Bone Conduction

Hearing Aids
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Experience natural sound with less distortion

Benefit from improved speech understanding, and localised sound. Hearing with bone conduction results in a natural sound with less distortion and feedback when compared with conventional hearing aids.

What Are Bone Conduction Hearing Aids?

A bone conduction implant is a medical device that transmits sound by direct conduction through bone to the inner ear, effectively bypassing the outer and middle ear. A bone conduction system consists of a small titanium implant, abutment and sound processor. Sound is transmitted as vibrations from the sound processor to the implant, through the bone to the inner ear.

Bone conduction implants can help people who have:

  • Conductive hearing loss
  • Single-sided deafness (SSD) – total hearing loss on one side
  • Mixed hearing loss

How can they help you?

For problems in the outer or middle ear, bone conduction hearing aids can help you hear better in noisy situations and allow you to localise sounds.

Not only do you benefit from improved speech understanding, hearing with bone conduction results in a natural sound with less distortion and feedback when compared with conventional hearing aids. The ear canal is left open for comfort, and helps to reduce any problems caused by chronic ear infections or allergies.

If you are completely deaf in one ear, a bone conduction implant works by sending the sound via the skull bone from the deaf side to the functioning inner ear on the hearing side. This transfer of sound gives you 360-degree sound awareness.

Fitting Bone A Conduction Hearing Aid

  • Following referral to the Hearing and Balance Centre, a full audiological assessment will be carried out – including an audiogram (air and bone conduction test), a speech recognition test, a BAHA rod test and speech recognition testing with a BAHA simulator.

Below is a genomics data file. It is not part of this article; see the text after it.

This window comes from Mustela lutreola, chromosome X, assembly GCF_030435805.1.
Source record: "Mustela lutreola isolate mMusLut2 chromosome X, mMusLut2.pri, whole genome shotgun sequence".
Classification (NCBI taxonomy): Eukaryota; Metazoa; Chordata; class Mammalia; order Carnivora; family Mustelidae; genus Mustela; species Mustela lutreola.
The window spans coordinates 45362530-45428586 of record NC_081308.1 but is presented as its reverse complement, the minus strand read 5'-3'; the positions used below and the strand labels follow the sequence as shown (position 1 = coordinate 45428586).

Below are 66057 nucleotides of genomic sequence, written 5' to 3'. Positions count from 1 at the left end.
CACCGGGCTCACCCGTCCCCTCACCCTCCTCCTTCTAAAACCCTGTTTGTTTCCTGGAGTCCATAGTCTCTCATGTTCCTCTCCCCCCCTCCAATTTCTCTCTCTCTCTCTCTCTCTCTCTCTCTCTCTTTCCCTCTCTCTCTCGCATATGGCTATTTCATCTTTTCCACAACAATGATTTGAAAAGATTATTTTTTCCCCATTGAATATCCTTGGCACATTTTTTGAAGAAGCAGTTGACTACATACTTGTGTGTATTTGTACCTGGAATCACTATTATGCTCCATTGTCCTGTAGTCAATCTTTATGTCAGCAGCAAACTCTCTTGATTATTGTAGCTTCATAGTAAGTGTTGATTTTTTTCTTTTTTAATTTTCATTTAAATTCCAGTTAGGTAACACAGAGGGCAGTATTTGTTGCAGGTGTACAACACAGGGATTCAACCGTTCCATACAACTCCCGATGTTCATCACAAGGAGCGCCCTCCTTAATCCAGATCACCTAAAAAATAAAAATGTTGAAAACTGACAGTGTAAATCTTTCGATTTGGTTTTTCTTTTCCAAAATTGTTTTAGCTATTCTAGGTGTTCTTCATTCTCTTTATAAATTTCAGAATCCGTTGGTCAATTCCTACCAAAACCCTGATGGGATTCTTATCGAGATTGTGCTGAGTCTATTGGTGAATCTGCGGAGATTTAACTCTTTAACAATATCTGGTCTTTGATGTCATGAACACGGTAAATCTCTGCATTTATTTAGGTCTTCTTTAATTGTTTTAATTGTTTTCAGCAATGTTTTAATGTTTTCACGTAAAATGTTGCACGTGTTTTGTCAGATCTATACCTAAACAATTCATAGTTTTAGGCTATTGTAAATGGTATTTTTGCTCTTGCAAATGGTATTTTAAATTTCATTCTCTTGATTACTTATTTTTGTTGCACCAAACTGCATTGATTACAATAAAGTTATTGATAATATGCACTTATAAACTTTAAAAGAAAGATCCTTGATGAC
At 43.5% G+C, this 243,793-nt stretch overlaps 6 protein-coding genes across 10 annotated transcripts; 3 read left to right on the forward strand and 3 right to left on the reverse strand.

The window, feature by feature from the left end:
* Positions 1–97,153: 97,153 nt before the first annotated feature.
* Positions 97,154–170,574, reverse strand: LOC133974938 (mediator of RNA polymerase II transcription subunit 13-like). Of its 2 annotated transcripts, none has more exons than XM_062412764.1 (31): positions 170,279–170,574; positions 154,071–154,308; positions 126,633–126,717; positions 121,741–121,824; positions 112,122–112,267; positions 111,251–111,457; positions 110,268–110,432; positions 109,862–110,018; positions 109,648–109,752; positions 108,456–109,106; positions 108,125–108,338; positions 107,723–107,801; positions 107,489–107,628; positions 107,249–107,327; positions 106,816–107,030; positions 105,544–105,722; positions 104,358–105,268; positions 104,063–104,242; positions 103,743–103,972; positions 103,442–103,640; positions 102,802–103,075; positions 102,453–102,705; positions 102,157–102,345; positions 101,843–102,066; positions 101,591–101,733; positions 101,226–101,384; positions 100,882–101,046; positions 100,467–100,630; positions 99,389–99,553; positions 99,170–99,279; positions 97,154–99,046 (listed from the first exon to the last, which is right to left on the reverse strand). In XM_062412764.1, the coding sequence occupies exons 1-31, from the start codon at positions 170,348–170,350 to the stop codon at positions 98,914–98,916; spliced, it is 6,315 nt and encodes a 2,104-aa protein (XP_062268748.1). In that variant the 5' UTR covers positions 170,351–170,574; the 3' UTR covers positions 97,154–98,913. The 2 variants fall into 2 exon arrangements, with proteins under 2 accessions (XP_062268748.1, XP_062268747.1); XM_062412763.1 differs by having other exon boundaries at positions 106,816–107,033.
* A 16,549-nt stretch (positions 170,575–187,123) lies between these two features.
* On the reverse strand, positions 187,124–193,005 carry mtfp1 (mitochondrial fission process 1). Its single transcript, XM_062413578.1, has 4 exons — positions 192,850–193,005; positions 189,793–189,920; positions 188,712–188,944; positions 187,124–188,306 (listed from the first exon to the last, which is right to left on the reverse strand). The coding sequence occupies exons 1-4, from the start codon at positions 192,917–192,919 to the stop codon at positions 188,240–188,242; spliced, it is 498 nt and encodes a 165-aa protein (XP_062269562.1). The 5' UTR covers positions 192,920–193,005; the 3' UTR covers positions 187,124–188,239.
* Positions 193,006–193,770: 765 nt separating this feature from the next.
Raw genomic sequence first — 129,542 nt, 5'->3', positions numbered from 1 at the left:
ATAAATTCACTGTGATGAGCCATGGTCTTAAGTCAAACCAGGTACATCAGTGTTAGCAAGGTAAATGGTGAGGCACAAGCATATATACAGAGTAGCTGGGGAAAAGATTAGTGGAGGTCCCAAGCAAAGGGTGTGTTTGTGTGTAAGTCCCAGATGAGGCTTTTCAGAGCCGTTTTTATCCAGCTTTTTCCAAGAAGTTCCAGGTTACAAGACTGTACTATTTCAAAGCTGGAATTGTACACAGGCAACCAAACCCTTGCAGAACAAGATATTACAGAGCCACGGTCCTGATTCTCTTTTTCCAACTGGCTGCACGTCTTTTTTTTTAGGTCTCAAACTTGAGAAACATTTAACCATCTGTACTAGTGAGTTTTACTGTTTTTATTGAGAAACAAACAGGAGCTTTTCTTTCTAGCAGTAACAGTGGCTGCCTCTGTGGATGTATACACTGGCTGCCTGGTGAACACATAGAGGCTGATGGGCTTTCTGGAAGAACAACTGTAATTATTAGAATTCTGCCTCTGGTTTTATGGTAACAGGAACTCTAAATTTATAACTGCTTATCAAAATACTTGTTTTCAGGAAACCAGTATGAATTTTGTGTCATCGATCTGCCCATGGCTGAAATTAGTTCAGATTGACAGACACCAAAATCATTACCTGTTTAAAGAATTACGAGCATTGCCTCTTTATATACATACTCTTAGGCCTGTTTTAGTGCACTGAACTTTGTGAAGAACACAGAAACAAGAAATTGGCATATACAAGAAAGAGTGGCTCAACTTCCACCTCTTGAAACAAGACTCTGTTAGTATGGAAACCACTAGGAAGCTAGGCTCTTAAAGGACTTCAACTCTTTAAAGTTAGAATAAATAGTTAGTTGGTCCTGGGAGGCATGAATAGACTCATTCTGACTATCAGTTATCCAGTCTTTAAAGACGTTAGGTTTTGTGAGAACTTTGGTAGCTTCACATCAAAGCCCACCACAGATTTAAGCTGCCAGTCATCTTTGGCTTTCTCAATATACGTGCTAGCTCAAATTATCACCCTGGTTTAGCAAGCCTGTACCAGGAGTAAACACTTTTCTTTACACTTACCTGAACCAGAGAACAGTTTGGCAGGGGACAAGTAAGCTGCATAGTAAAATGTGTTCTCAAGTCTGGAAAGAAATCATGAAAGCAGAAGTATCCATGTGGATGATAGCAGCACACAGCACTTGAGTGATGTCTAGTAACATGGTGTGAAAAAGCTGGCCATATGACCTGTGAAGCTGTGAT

• You will be given a BAHA simulator to take home and try in your own environment.
  • Following the assessment procedure and consultation with your ENT surgeon you will be advised if you are a suitable candidate for the BAHA. You can then make an informed decision about whether to proceed with surgery or not.
  • If you decide to proceed, the BAHA speech processor (hearing aid device) will be connected approximately 6 weeks after surgery. This waiting period is required for the bone to integrate with the titanium abutment allowing a secure fixture for the BAHA to be connected to.
  • On your switch-on day, the audiologist will check the area around the abutment, making sure it is ready for the BAHA to be connected. The use and management of the device will be extensively discussed and practiced. The sound quality and level will be programmed to suit your hearing loss.
  • The audiologist will monitor your progress and make some adjustments (if necessary) in the following months for a period of about 6 months.

Discuss the suitability of a bone conduction hearing aid with our audiologists.

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